What we’re seeing now in Egypt is something that might be called electoral bin Ladenism. Take the group Gamaa Islamiya, which under its spiritual leader, Sheikh Omar Abdel Rahman, made the first unsuccessful attempt to destroy the World Trade Center in 1993. Today, the organization has formed a Salafist political party with the benign name Building and Development Party. This organization, which like al-Qaeda traces its roots to the Islamist theorist Sayyid Qutb, has 13 seats in the new Egyptian parliament.
Syria will be a test of whether this post-bin Laden Islamist movement can continue to reject violence or will instead be radicalized by the jihadist magnet that is Syrian President Bashar al-Assad. The successor to bin Laden, Ayman al-Zawahiri, has tried to use the anti-Assad battle to rehabilitate the al-Qaeda brand — even though it’s another fight that embodies the Muslim-on-Muslim violence that bin Laden came to abhor.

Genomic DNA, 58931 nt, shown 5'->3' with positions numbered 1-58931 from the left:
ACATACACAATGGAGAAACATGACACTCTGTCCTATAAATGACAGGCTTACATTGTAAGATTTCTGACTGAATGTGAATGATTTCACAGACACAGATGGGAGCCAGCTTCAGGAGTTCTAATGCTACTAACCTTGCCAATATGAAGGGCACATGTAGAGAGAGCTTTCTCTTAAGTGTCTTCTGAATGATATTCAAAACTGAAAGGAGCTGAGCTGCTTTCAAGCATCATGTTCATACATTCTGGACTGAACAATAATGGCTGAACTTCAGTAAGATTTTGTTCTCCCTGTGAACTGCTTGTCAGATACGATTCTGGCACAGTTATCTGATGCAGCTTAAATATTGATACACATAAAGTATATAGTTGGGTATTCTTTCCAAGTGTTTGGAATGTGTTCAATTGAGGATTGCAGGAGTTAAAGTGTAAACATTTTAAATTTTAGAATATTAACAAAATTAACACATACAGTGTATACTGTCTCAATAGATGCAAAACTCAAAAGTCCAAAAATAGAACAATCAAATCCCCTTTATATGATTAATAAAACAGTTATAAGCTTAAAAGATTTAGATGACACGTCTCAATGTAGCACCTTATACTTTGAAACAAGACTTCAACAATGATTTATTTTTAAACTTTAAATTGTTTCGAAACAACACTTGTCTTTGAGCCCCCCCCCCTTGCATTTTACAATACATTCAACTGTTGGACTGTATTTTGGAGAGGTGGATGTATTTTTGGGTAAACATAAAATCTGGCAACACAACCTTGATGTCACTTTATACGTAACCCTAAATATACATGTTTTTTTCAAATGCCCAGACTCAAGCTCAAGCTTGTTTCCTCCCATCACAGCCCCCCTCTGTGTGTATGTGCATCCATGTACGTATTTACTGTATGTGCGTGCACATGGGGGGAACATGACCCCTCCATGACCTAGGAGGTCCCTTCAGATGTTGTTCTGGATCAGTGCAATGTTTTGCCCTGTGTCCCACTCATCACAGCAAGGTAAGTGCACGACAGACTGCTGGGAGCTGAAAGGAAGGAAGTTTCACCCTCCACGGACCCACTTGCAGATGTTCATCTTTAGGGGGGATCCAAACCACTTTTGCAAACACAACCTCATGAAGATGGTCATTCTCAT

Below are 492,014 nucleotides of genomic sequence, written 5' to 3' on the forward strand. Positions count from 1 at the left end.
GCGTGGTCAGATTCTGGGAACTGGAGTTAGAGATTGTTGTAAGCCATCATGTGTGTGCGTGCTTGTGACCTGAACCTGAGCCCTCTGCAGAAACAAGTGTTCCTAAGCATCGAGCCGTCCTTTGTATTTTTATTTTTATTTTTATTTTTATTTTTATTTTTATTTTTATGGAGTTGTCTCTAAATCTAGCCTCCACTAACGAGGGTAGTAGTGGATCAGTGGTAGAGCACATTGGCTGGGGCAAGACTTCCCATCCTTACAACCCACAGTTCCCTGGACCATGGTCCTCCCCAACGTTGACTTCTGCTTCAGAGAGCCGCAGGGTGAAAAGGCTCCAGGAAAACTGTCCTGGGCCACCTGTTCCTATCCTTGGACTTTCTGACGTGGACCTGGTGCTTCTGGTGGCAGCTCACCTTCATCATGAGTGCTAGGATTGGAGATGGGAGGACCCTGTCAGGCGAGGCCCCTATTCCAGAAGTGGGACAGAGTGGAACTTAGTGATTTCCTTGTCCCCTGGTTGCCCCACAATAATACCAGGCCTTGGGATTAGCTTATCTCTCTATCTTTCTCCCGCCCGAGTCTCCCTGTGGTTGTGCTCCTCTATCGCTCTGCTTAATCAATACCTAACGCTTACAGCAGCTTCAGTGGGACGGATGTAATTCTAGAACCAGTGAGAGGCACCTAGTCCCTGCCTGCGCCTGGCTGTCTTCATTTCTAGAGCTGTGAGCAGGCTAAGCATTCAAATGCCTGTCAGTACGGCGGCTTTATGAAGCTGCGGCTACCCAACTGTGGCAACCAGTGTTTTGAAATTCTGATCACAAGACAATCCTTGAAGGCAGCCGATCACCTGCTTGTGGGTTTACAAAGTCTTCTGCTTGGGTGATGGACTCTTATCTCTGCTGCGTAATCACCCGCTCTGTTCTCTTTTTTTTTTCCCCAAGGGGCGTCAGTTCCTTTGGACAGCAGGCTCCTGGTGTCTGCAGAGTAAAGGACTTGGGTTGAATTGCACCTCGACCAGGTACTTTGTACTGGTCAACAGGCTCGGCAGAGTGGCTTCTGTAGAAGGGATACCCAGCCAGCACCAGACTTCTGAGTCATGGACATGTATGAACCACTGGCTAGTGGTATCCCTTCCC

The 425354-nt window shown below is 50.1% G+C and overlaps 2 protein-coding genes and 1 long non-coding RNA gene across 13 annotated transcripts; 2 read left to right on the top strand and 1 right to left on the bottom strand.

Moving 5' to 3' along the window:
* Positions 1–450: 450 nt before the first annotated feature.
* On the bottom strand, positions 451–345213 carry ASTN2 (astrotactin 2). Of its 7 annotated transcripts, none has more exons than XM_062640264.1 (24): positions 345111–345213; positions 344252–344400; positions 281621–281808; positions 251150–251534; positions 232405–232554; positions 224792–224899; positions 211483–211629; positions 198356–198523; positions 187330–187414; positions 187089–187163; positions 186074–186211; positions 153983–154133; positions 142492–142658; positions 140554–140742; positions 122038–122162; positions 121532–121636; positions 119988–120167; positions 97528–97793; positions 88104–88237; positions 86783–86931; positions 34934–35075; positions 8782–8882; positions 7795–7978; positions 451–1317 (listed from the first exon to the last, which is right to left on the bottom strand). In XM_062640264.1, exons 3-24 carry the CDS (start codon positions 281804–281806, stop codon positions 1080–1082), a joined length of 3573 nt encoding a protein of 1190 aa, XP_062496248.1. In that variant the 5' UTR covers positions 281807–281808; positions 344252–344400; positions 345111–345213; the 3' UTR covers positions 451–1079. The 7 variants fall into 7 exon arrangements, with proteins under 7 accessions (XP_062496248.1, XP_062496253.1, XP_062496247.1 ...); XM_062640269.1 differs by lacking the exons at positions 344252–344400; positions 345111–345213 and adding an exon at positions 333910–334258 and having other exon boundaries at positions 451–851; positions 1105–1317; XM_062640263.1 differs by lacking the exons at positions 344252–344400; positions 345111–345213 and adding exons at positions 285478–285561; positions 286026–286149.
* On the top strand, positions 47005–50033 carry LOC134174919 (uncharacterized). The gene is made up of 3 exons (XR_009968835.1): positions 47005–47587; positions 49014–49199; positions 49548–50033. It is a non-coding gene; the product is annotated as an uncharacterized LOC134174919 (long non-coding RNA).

Zawahiri got little traction with his opportunistic “Onward, O Lions of Syria” video in February. But as time passes, al-Qaeda is slowly becoming a more potent part of the Syrian opposition.
And the battle is still raging in Yemen, the place that bin Laden believed offered his best chance of victory.